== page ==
We were delighted to see a Q&A appear this morning on Yahoo! News with Princeton University Press staffers regarding our new Princeton Shorts ebook program. Executive Editor Rob Tempio and Associate Marketing Director Leslie Nangle were interviewed by Yahoo! News contributor Brad Sylvester on a variety of ebook topics including the Princeton Shorts, our ebook program, ebook-hardcover sales comparison, and book publishing in a digital age. It’s a very good look at how we are thinking about our ebook future.
Print Publishers Adapting to E-books and Digital Downloads
By Brad Sylvester
With the rising popularity of tablets, Kindles, iPads, and other capable e-reader devices, one wonders whether e-books will surpass the printed book in the same way that downloadable music has outpaced disk sales in recent years. Are publishers fighting the e-book trend or embracing it? One publisher, Princeton University Press, has a new e-book Shorts Program designed to leverage print material in the e-reader market, not by simply republishing the book in electronic form, but by using it to
create a different product for a different audience.
I recently spoke with Rob Tempio, the Executive Editor overseeing the Princeton Shorts Program and Leslie Nangle, Associate Marketing Director at Princeton University Press to discuss their new approach to e-book publishing and to find out how the advent of online content and e-books have affected the publishing business in general.
What is the Shorts Program at Princeton University Press?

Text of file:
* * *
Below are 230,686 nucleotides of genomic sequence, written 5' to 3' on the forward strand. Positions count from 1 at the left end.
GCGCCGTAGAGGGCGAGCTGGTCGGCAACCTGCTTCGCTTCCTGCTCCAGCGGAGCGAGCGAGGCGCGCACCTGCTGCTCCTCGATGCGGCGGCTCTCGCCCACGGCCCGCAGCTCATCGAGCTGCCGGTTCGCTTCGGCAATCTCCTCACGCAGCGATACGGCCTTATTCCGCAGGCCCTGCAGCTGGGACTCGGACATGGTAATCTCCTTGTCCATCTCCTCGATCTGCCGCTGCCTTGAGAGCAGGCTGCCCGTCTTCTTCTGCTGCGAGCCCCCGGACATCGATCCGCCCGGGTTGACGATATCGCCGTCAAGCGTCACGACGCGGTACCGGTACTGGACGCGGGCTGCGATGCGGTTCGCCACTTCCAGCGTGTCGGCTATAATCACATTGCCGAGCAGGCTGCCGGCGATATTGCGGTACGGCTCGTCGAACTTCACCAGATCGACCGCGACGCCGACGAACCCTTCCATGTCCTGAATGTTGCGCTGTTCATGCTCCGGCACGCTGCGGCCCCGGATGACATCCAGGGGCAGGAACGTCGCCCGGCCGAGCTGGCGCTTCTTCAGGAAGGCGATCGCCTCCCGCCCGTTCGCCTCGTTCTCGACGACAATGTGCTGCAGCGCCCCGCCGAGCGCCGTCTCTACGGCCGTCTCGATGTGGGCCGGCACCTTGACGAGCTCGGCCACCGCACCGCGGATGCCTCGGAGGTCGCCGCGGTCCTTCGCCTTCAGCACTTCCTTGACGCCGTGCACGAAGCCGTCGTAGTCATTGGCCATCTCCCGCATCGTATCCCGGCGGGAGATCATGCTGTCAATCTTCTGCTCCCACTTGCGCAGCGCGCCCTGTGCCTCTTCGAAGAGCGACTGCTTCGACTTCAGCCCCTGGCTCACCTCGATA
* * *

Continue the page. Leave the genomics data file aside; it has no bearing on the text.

Rob Tempio: The Shorts Program is an effort to extract content from our existing works and publish them as e-books. We take books that we’ve already published and extract a chapter or a set of chapters from those books and repackage them as e-book only products.
What’s your goal for the program? Is it aimed at gaining additional revenue from your existing properties directly through the e-book sales or to help market the hard-copy form of the full book?
Rob Tempio: Additional revenue is definitely one of the purposes, but it’s also to get our content out in a different format for a different audience that we think exists for the book: an audience that might be looking for a briefer version of our longer books. If
someone reads the shorter version or chapter, they might have their appetite whetted for the whole book. That’s certainly the hope. We tie them together pretty closely. There are live links within the e-book leading to the full book. We give them new titles, but the sub-titles indicate that it’s a selection from the larger work.
Leslie Nangle: They are stand-alone chapters. You can read them and enjoy them without ever reading the full book………..